Altered Carbon, while fun, has a serious misogyny problem. The show mixes intimacy, violence, and apathy in a way that is neither compelling nor conducive to its plot.

 

Spoilers Below.

 

The overarching plot of the season is a murder mystery. Our protagonist awakens in a distant future to learn that the future he died trying prevent has come to pass. Humans are practically immortal and have divided themselves into 2 levels of society, rulers and ruled. (Sounds like pretty much all of human history. I take no issue with this.) These “Meths” are enormously wealthy and live above the law... and the rest of humanity, literally... while also thinking themselves gods. It’s a rich setting with lots of complex ideas floating around.

But then there’s the regrettable casting of Joel Kinnaman. Ever since his introduction to American cinema in the 2014 remake of Robocop, Kinnaman has been the poor man’s Alexander Skarsgaard. Wikipedia tells me he won an award for Best Actor in some Swedish film. I find myself strongly doubting the Swedes in, like, everything.

Kinnaman seems utterly unable to emote anything other than annoyance and lust. He growls and threatens his way through the gorgeous cityscape of Altered Carbon with a menace that is so one-note it becomes comical about 6 episodes in. This is a shame, because the character of Tokashi Kovacs seems to be rooted in a sort of righteous empathy. When played by Will Yun Lee, the character displays a brokenness and charisma that is quite compelling. When portrayed by Kinnaman, he’s a dead-eyed, ultra violent psychopath who fucks every woman in his orbit while simultaneously being a complete asshole to them.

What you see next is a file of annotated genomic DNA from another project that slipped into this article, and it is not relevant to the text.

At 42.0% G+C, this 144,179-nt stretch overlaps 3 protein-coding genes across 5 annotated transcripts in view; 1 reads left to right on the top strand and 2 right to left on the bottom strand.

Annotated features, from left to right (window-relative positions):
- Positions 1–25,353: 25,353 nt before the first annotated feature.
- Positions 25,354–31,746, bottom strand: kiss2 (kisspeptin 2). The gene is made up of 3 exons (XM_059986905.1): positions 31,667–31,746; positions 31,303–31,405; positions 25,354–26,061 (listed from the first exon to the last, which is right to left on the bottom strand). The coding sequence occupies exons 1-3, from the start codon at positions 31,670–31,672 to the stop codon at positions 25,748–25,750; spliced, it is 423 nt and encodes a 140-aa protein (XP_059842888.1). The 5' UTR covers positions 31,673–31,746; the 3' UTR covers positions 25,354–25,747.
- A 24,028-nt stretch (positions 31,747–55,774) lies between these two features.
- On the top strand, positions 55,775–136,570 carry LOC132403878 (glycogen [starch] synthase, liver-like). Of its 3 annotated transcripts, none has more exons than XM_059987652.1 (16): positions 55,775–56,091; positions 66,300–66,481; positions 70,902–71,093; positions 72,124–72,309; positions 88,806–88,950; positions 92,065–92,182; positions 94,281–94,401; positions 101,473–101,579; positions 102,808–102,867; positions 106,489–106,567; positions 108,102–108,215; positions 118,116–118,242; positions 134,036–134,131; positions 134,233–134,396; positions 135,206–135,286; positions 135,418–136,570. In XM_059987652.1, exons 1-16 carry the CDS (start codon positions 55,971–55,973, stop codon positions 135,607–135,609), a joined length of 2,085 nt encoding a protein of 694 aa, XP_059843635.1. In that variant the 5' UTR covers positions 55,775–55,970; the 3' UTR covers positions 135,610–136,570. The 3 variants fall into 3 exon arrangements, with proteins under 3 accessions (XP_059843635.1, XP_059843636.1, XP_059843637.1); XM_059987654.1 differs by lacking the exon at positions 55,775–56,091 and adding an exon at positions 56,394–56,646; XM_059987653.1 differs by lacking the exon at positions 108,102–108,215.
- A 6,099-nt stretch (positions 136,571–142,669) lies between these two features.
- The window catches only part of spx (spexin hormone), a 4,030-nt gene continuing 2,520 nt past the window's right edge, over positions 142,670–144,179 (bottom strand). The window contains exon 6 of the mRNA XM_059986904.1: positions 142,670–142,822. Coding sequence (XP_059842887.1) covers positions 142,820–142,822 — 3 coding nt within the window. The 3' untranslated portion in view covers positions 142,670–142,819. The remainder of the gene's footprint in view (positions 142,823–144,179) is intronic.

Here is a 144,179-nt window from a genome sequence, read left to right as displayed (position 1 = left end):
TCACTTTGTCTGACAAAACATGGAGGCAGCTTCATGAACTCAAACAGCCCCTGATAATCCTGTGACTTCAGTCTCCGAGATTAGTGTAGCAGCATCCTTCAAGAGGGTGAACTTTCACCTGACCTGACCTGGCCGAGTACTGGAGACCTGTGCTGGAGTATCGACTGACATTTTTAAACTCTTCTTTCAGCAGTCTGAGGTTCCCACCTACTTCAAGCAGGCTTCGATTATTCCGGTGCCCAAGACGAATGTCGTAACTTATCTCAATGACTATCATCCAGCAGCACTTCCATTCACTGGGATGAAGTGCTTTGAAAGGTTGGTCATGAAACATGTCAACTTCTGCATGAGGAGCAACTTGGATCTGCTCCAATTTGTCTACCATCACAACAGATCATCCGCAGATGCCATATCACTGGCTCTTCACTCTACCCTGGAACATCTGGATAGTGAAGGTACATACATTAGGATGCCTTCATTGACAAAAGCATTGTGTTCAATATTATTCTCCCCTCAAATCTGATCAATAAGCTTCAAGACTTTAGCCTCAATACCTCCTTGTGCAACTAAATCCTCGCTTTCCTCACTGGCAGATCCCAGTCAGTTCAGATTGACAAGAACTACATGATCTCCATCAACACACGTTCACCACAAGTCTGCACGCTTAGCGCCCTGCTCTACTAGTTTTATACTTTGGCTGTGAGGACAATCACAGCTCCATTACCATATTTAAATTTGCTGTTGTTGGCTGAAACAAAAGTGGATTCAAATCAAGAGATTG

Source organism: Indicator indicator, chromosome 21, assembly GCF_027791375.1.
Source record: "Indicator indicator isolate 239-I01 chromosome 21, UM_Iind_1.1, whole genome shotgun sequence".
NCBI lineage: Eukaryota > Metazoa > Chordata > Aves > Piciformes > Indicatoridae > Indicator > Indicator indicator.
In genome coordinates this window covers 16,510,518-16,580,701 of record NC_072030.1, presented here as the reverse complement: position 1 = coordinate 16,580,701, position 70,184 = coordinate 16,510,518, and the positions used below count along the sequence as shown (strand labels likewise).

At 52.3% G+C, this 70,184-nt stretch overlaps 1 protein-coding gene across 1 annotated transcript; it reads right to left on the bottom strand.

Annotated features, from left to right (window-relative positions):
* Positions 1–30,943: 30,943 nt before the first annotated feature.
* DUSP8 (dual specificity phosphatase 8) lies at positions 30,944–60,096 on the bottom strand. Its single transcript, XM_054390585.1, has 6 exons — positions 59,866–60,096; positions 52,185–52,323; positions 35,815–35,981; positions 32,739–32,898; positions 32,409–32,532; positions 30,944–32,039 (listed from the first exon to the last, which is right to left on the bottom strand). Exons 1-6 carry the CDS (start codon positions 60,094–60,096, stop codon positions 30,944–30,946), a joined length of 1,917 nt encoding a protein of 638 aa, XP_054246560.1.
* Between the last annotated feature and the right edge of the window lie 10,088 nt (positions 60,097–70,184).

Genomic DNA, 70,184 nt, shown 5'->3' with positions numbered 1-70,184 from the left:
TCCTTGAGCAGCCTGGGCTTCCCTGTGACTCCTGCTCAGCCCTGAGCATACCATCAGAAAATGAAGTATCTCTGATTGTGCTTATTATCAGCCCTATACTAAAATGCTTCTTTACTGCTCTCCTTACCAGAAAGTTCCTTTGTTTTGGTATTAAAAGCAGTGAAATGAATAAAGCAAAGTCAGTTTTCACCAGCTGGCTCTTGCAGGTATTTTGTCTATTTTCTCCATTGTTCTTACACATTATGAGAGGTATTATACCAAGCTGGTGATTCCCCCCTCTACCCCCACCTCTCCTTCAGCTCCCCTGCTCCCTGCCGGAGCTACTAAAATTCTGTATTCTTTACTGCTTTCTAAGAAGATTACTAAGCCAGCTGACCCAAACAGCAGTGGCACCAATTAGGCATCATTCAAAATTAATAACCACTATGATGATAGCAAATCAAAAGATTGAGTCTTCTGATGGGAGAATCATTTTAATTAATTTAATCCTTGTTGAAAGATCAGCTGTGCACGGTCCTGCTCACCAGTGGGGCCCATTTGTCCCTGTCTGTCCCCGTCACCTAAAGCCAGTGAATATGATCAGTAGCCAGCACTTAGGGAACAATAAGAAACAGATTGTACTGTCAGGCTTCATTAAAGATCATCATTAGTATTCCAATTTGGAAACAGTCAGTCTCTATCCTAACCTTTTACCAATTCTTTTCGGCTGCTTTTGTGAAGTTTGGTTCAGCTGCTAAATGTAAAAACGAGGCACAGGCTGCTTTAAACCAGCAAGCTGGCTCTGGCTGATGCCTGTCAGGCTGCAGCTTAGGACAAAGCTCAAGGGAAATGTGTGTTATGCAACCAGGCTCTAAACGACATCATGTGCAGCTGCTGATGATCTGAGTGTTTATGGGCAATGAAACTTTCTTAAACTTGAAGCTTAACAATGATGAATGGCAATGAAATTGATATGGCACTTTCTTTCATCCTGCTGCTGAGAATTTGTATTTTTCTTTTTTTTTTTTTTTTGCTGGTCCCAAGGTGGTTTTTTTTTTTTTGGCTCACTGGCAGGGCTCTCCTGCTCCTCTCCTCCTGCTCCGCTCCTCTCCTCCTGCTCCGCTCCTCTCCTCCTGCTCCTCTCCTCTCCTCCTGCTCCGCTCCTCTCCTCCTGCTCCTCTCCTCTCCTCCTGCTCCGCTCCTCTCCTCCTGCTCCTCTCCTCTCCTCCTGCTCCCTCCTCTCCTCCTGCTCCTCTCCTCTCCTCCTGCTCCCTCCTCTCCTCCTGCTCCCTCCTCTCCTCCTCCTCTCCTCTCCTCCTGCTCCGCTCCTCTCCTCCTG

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Kinnaman’s portrayal of Kovacs is problematic, to say the least. For example, in episode 2, Kovacs is seduced by his client’s wife, whose skin secretes an aphrodisiac chemical that makes someone feel every physical sensation she does, and vice versa. This is as ridiculous as it sounds. We are treated to shots of Kinnaman’s rapidly humping ass and Kristin Lehman’s (fantastic) tits. He does absolutely nothing to inspire this attraction other than giving her a lot of side eye and housing a barely restrained desire to murder her. Then, a woman strongly resembling Lehman’s character (or was it her? I’m still unclear on this) falls out of the sky to her death, also nude, and in slow motion.

In episode 3, Kovacs befriends a prostitute that his client has previously abused, had sex with, murdered, and had re-sleeved into a new body. In what is probably the only startling moment of actual human emotion that Kinnaman can muster, he tells her that she shouldn’t let anyone hurt her. Well (spoilers, folks) men hurt her, bad. The first woman we see Kovacs have a real connection with gets tortured, betrays him, and then gets her throat slit in glorious HD.

In episode 5 Kovacs learns that he inhabits the body of Ortega’s dead boyfriend. After asking a couple questions about this bizarre twist, the two just skip all the plot stuff and have lots of sex. Kinnaman’s rapid butt movements resurface, and there’s full frontal nudity from Ortega. A few minutes later they re-sleeve a criminal and Kovacs encourages her to murder him in cold blood during interrogation. He literally yells “BLOW HIS FUCKING STACK OUT!” to a cop questioning a restrained, unlawfully detained prisoner who poses no immediate threat to anyone. Am I the only one who has a problem with this?